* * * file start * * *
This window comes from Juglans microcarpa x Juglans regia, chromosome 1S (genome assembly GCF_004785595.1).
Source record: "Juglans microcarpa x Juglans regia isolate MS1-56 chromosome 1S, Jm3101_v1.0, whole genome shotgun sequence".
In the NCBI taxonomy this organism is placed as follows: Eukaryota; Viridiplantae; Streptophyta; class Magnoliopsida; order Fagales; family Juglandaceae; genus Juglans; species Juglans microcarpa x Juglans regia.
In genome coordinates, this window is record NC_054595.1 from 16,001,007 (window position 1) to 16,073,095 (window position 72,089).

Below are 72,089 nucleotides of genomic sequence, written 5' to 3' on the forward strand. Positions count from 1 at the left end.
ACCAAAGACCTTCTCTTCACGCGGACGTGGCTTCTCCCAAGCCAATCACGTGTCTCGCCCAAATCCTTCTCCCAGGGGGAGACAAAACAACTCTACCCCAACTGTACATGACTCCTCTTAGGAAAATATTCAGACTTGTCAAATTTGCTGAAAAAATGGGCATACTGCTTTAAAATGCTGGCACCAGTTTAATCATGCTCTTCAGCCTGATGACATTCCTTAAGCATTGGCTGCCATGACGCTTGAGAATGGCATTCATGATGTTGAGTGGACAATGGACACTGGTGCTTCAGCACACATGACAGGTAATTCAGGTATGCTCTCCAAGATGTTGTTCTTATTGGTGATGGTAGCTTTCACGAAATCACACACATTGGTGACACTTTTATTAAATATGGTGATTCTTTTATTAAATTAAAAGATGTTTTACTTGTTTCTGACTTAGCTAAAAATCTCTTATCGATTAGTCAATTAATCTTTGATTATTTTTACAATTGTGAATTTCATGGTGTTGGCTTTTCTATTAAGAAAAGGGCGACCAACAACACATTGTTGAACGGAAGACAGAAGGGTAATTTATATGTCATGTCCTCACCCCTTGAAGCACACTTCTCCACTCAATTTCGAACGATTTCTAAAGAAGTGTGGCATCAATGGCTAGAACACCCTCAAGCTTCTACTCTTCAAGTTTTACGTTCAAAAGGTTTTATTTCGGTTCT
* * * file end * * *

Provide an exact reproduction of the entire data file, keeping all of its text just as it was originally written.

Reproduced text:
This window comes from Juglans microcarpa x Juglans regia, chromosome 1S (genome assembly GCF_004785595.1).
Source record: "Juglans microcarpa x Juglans regia isolate MS1-56 chromosome 1S, Jm3101_v1.0, whole genome shotgun sequence".
In the NCBI taxonomy this organism is placed as follows: Eukaryota; Viridiplantae; Streptophyta; class Magnoliopsida; order Fagales; family Juglandaceae; genus Juglans; species Juglans microcarpa x Juglans regia.
In genome coordinates, this window is record NC_054595.1 from 16,001,007 (window position 1) to 16,073,095 (window position 72,089).

Below are 72,089 nucleotides of genomic sequence, written 5' to 3' on the forward strand. Positions count from 1 at the left end.
ACCAAAGACCTTCTCTTCACGCGGACGTGGCTTCTCCCAAGCCAATCACGTGTCTCGCCCAAATCCTTCTCCCAGGGGGAGACAAAACAACTCTACCCCAACTGTACATGACTCCTCTTAGGAAAATATTCAGACTTGTCAAATTTGCTGAAAAAATGGGCATACTGCTTTAAAATGCTGGCACCAGTTTAATCATGCTCTTCAGCCTGATGACATTCCTTAAGCATTGGCTGCCATGACGCTTGAGAATGGCATTCATGATGTTGAGTGGACAATGGACACTGGTGCTTCAGCACACATGACAGGTAATTCAGGTATGCTCTCCAAGATGTTGTTCTTATTGGTGATGGTAGCTTTCACGAAATCACACACATTGGTGACACTTTTATTAAATATGGTGATTCTTTTATTAAATTAAAAGATGTTTTACTTGTTTCTGACTTAGCTAAAAATCTCTTATCGATTAGTCAATTAATCTTTGATTATTTTTACAATTGTGAATTTCATGGTGTTGGCTTTTCTATTAAGAAAAGGGCGACCAACAACACATTGTTGAACGGAAGACAGAAGGGTAATTTATATGTCATGTCCTCACCCCTTGAAGCACACTTCTCCACTCAATTTCGAACGATTTCTAAAGAAGTGTGGCATCAATGGCTAGAACACCCTCAAGCTTCTACTCTTCAAGTTTTACGTTCAAAAGGTTTTATTTCGGTTCT